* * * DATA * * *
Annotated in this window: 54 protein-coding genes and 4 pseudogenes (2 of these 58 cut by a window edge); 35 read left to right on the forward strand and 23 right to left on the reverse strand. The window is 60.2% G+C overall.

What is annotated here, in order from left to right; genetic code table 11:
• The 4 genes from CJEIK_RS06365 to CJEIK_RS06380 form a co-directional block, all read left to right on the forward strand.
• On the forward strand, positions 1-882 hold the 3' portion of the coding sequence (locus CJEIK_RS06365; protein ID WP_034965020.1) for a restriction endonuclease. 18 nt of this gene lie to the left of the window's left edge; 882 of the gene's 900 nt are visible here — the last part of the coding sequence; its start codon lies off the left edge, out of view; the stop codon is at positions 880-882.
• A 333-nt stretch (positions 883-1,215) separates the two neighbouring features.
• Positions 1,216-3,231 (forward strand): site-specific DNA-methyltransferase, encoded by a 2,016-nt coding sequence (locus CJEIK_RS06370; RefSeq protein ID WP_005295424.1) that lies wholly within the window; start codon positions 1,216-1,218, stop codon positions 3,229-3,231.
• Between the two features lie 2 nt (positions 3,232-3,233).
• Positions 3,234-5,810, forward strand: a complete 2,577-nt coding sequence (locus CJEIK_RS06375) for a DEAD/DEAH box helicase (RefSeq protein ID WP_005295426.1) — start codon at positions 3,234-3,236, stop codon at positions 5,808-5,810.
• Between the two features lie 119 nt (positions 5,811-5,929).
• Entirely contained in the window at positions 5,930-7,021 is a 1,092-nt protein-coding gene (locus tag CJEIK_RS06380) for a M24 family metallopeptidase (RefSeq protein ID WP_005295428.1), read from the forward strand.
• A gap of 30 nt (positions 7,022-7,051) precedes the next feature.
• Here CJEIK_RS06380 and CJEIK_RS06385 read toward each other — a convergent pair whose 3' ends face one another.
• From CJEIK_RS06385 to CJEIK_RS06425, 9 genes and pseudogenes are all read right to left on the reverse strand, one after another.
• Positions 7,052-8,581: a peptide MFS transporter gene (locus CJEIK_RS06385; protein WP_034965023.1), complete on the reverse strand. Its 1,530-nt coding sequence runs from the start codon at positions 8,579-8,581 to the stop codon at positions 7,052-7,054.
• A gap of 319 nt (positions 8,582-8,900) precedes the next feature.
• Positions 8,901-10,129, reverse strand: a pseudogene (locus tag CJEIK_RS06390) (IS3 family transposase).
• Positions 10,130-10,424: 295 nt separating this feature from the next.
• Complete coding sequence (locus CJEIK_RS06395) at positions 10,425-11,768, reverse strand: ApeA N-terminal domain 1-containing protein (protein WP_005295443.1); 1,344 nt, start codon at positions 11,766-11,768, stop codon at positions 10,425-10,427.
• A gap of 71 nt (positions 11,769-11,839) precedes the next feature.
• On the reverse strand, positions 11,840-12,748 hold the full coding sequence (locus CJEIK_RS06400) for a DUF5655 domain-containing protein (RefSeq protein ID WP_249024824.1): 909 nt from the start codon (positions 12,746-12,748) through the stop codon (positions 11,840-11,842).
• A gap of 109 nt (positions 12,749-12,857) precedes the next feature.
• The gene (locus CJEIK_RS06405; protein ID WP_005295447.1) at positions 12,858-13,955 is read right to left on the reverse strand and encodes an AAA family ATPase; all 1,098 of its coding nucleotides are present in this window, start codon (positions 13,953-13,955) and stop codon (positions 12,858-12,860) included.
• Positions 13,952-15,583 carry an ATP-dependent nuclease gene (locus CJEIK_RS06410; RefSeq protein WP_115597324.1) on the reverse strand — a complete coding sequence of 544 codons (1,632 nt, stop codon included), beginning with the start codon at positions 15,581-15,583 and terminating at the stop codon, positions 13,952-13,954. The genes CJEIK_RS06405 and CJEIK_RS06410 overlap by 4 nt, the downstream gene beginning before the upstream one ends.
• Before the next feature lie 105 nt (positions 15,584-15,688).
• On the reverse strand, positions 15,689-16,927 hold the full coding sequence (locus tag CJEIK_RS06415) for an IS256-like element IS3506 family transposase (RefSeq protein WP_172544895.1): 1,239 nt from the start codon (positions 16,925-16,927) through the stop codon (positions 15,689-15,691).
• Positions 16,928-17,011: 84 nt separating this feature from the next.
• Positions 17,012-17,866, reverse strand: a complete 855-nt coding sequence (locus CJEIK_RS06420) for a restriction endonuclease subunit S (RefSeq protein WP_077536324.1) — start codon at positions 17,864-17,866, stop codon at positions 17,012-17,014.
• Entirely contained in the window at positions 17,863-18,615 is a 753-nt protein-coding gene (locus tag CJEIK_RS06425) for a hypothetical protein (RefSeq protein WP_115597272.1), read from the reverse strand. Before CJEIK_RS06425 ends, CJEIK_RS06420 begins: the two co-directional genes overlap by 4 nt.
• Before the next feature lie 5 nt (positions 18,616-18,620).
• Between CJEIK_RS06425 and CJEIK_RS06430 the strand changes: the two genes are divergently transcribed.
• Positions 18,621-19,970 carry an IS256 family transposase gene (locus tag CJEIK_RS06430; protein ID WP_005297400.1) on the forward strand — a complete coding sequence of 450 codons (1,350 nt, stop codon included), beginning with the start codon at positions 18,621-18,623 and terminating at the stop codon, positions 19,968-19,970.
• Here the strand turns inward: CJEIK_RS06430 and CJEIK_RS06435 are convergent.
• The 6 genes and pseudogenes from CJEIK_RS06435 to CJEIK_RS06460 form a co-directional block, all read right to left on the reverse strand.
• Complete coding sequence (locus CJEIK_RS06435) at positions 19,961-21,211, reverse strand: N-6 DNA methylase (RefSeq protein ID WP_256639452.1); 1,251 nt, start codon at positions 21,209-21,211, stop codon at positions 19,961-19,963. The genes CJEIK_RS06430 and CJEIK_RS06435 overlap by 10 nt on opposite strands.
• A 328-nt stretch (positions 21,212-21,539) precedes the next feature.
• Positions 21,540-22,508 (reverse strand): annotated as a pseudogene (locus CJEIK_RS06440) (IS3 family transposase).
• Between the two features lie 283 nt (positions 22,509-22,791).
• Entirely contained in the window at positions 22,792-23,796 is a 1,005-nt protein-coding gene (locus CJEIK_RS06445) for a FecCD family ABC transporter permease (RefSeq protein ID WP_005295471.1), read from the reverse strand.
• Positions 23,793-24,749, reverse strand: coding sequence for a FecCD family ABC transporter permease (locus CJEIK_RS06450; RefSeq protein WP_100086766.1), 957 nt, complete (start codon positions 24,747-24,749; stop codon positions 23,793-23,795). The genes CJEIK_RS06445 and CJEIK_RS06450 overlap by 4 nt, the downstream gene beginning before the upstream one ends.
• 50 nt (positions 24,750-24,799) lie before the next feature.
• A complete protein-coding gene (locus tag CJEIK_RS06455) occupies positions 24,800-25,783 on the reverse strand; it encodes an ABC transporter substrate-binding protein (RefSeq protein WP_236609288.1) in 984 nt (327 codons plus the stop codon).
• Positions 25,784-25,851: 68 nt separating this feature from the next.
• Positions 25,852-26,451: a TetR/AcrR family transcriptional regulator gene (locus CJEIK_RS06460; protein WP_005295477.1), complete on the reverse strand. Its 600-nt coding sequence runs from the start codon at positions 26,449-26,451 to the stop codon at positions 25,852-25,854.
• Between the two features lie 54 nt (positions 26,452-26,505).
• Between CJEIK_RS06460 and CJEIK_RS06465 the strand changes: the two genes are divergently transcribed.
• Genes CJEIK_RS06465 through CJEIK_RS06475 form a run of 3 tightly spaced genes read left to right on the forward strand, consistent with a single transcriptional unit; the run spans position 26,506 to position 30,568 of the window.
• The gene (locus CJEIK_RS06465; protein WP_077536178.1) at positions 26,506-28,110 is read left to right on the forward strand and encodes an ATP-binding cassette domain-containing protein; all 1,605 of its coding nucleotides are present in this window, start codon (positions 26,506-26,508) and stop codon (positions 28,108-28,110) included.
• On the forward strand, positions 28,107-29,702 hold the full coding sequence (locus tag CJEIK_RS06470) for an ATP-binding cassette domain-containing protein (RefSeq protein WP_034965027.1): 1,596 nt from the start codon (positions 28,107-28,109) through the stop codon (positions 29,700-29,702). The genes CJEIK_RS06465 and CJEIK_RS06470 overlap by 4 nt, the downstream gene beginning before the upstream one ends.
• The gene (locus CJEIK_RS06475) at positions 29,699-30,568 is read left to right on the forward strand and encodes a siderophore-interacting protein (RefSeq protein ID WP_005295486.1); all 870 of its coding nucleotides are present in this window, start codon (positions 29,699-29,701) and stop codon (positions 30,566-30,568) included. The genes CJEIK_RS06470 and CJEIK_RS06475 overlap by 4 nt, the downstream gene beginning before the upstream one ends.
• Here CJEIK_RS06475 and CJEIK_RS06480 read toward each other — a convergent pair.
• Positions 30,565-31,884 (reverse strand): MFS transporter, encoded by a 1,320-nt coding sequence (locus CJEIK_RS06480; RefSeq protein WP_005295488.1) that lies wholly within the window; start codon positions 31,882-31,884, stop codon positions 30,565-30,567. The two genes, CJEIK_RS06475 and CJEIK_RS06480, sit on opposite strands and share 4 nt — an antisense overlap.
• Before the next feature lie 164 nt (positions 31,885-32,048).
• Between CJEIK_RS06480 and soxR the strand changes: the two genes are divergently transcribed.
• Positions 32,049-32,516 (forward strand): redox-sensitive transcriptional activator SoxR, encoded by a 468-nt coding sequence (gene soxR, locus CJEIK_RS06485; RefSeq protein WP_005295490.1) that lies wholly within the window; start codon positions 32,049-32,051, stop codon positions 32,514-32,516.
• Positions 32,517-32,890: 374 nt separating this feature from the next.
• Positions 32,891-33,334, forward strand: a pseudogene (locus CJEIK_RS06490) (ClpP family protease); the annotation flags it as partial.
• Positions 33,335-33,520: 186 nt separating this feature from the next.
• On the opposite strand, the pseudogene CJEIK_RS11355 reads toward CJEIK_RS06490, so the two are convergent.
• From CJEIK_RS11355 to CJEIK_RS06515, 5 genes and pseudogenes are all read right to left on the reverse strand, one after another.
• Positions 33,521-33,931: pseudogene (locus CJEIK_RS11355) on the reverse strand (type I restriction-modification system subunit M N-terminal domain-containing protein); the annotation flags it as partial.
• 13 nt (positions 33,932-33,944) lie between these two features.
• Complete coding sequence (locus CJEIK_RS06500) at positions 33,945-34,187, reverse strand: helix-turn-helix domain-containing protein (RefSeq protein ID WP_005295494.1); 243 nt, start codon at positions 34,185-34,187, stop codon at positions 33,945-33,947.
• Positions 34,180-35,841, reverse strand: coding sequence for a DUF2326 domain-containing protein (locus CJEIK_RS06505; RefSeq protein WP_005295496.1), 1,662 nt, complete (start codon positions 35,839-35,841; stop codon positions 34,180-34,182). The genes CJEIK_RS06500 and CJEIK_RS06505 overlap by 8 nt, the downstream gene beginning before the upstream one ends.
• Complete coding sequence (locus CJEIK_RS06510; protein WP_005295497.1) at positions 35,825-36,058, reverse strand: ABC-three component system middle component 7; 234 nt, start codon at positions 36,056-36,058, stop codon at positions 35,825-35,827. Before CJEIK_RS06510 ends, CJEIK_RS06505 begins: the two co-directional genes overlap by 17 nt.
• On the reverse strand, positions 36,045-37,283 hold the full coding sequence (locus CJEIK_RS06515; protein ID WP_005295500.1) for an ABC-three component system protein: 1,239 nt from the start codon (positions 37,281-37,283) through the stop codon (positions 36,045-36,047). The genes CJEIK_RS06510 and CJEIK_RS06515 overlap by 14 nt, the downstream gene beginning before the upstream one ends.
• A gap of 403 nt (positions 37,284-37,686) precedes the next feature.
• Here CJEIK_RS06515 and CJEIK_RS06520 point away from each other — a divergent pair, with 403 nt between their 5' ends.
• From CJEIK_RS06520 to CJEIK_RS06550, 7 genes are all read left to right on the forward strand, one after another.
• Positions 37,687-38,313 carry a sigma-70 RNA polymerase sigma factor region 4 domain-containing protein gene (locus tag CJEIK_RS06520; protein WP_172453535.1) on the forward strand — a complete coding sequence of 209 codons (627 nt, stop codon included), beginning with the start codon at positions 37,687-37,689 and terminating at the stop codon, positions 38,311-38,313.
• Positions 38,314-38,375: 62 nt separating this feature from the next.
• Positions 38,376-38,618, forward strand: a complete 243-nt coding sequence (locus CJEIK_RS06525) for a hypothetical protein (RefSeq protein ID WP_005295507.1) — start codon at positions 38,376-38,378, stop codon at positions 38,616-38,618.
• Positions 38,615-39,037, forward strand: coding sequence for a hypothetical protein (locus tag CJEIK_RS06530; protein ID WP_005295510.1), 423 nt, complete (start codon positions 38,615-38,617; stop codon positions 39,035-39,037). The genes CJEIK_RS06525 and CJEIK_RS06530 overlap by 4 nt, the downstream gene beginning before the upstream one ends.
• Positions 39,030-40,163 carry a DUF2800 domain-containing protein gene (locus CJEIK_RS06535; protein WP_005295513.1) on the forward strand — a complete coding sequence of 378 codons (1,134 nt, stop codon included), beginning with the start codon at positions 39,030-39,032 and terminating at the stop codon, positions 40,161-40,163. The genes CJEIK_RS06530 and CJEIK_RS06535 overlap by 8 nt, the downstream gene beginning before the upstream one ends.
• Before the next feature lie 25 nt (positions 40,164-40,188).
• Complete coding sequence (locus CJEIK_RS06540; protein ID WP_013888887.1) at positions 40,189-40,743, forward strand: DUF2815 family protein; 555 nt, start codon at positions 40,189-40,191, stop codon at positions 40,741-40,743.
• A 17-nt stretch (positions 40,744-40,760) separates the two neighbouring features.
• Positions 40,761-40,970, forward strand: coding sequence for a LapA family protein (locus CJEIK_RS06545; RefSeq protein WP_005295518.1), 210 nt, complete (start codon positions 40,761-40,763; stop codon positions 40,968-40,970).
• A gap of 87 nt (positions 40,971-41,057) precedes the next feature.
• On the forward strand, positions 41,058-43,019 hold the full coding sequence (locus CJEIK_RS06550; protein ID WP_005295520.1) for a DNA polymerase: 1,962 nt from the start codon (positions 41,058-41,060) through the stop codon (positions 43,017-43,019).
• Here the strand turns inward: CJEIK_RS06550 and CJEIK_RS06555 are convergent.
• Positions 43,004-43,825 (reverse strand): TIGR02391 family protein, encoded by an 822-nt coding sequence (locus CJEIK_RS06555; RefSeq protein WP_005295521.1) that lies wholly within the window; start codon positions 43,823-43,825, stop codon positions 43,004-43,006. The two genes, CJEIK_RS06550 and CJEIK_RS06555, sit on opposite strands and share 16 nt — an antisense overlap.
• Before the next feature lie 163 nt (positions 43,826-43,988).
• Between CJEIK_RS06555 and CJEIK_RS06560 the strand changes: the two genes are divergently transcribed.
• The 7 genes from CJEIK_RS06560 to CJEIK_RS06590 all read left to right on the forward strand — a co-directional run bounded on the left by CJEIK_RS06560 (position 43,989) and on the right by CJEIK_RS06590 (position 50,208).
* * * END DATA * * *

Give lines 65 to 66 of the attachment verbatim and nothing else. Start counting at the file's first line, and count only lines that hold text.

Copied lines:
• On the reverse strand, positions 36,045-37,283 hold the full coding sequence (locus CJEIK_RS06515; protein ID WP_005295500.1) for an ABC-three component system protein: 1,239 nt from the start codon (positions 37,281-37,283) through the stop codon (positions 36,045-36,047). The genes CJEIK_RS06510 and CJEIK_RS06515 overlap by 14 nt, the downstream gene beginning before the upstream one ends.
• A gap of 403 nt (positions 37,284-37,686) precedes the next feature.